Anna Lad: Faces of U.S. Fish and Wildlife Service Q&A

By Olivia Beitelspacher, public affairs specialist

Meet one of our newest DFP interns Anna Lad! Anna discusses her conservation heroes and the experiences that helped shape her passion for conservation. Learn more about Anna in the latest Faces of the U.S. Fish and Wildlife Service interview.

Olivia Beitelspacher: Welcome to the U.S. Fish and Wildlife Service Anna! We’re happy to have you with us. Can you tell us how you found out about the DFP program and what project you’ll be doing this summer?

Anna Lad: Howdy! I discovered the internship via my graduate program advisor. This summer, I’ll be mapping the habitat and range of the endangered Smith’s blue butterfly.

OB: Wow! Sounds like an amazing and important project. Are you still in school? And if yes, what are you studying?

AL: Yes, I’m still in school – only one more semester to go until I get my M.S. in Science & Technology Journalism from Texas A&M. My B.S. is in Wildlife and Fisheries Sciences, also from Texas A&M.

OB: You’re so close! The finish line is within sight. So Anna, do you have any conservation heroes?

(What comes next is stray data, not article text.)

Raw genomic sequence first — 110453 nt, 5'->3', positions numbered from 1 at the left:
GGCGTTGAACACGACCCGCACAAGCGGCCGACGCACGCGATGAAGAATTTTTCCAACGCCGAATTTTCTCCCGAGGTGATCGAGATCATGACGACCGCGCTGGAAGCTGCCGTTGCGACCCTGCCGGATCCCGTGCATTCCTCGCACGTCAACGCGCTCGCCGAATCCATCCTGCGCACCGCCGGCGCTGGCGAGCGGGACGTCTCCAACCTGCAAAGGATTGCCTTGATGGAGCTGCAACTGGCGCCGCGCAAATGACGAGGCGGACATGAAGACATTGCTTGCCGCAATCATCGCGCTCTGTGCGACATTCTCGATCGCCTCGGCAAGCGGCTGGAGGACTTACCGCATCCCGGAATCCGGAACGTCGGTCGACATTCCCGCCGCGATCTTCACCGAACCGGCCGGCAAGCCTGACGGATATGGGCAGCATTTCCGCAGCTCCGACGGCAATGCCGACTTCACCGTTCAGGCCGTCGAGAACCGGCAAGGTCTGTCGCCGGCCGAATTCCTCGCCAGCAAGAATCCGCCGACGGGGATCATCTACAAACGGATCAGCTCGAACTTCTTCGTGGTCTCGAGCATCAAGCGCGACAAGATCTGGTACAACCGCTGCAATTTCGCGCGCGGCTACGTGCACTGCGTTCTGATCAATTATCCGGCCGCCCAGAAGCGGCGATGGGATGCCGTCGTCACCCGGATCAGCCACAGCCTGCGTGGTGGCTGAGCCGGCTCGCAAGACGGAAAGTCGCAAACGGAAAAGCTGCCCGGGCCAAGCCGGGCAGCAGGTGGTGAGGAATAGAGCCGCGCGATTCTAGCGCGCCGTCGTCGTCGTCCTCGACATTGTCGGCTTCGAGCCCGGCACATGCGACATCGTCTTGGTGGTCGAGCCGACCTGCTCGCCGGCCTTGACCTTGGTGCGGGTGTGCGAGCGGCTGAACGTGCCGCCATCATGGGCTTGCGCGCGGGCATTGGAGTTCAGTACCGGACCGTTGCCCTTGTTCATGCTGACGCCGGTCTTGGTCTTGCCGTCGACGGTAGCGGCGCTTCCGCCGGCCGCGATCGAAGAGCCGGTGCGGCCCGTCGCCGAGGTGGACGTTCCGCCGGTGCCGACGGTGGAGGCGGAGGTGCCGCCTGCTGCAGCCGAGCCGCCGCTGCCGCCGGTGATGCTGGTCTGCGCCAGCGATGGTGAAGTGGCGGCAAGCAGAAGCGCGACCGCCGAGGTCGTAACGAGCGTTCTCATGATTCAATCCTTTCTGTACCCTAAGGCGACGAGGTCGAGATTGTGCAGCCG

AL: My conservation hero is a woman whose work illuminated insect life-cycles at a time when people still believed insects spawned from mud. Maria Sibylla Merian was a German naturalist and prolific scientific illustrator in the late 1600s. At just 13, she began painting and drawing insects she captured around her home and garden. Her tenacity and dedication to her craft are inspirational. She and her daughter went on an insect-classifying voyage to South America in a time when it was rare for women to even know how to read!

OB: She sounds like a truly inspirational woman! I’ll definitely need to learn more about her. Is there a particular project that you’ve been involved with that you are particularly proud of the outcome?

AL: On a study abroad, I helped researchers capture and photograph a sea turtle. The pictures would be used to create the first reptile and amphibian encyclopedia of Ecuador. I played a small role, but it was an honor to be a part of.

OB: What a special project to be a part of! I’d love to hear more about your experience with sea turtles. But for now, here’s the last questions: What is the coolest plant or animal that you protect, conserve, restore, or educate about?

AL: In my senior year of college, I was an ostrich keeper for Texas A&M’s Wildlife Center. I learned so much about ostriches, peacocks, kangaroos, and other exotic animals. Every species is unique, and each has something to bring to the table.

OB: What a unique job! I bet you learned a lot and made some amazing memories. Thank you Anna!

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Biologists (USFWS)
Employees (USFWS)